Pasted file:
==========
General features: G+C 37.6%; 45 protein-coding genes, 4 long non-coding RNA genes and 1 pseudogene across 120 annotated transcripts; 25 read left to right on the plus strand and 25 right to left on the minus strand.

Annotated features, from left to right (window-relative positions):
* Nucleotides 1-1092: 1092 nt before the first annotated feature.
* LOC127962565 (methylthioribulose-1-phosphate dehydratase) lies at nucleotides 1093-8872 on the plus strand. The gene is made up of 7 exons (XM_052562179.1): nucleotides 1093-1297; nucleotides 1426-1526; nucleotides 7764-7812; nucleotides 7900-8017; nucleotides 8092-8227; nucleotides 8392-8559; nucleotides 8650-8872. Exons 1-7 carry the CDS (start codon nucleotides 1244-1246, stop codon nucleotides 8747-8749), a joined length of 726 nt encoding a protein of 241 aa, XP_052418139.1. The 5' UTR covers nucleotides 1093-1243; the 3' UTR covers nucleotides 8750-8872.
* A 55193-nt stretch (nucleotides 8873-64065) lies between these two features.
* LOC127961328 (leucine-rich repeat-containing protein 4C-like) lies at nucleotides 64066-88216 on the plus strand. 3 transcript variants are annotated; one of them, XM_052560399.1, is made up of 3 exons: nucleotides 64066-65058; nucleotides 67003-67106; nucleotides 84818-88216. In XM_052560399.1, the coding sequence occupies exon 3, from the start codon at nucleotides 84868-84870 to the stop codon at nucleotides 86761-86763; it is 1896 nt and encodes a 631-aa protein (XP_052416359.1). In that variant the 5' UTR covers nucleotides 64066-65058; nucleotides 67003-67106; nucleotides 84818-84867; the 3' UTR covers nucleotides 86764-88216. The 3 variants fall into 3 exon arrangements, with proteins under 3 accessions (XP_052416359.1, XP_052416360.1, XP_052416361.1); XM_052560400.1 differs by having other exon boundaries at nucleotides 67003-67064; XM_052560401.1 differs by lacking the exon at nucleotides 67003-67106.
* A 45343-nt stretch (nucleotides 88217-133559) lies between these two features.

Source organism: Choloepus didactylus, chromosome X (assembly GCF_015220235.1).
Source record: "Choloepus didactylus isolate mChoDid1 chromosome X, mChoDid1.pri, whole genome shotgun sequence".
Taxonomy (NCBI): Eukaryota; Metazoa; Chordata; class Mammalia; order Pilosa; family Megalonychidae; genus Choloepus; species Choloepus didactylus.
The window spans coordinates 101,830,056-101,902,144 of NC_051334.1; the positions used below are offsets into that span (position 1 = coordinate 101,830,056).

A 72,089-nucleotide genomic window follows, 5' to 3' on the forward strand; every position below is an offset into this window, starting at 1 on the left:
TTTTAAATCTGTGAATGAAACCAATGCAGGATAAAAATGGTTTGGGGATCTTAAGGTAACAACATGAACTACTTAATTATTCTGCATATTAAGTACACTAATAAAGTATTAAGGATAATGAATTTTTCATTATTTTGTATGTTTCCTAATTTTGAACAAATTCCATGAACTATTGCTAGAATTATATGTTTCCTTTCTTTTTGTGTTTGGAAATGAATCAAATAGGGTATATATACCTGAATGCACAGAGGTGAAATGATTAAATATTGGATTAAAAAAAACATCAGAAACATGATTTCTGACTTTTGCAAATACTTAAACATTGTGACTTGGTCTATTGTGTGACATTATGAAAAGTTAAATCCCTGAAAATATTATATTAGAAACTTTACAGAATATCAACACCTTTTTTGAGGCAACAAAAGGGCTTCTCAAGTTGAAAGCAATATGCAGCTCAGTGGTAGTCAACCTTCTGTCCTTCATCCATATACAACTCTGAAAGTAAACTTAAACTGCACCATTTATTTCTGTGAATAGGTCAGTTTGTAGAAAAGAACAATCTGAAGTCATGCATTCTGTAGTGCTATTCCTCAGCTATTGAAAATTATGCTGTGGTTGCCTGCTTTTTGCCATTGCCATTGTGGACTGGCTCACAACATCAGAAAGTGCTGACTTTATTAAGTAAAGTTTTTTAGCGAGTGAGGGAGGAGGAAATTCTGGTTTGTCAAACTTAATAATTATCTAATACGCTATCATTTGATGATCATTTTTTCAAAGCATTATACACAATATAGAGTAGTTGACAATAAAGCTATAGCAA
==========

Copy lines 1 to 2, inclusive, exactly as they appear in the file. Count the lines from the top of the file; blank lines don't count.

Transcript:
General features: G+C 37.6%; 45 protein-coding genes, 4 long non-coding RNA genes and 1 pseudogene across 120 annotated transcripts; 25 read left to right on the plus strand and 25 right to left on the minus strand.

Annotated features, from left to right (window-relative positions):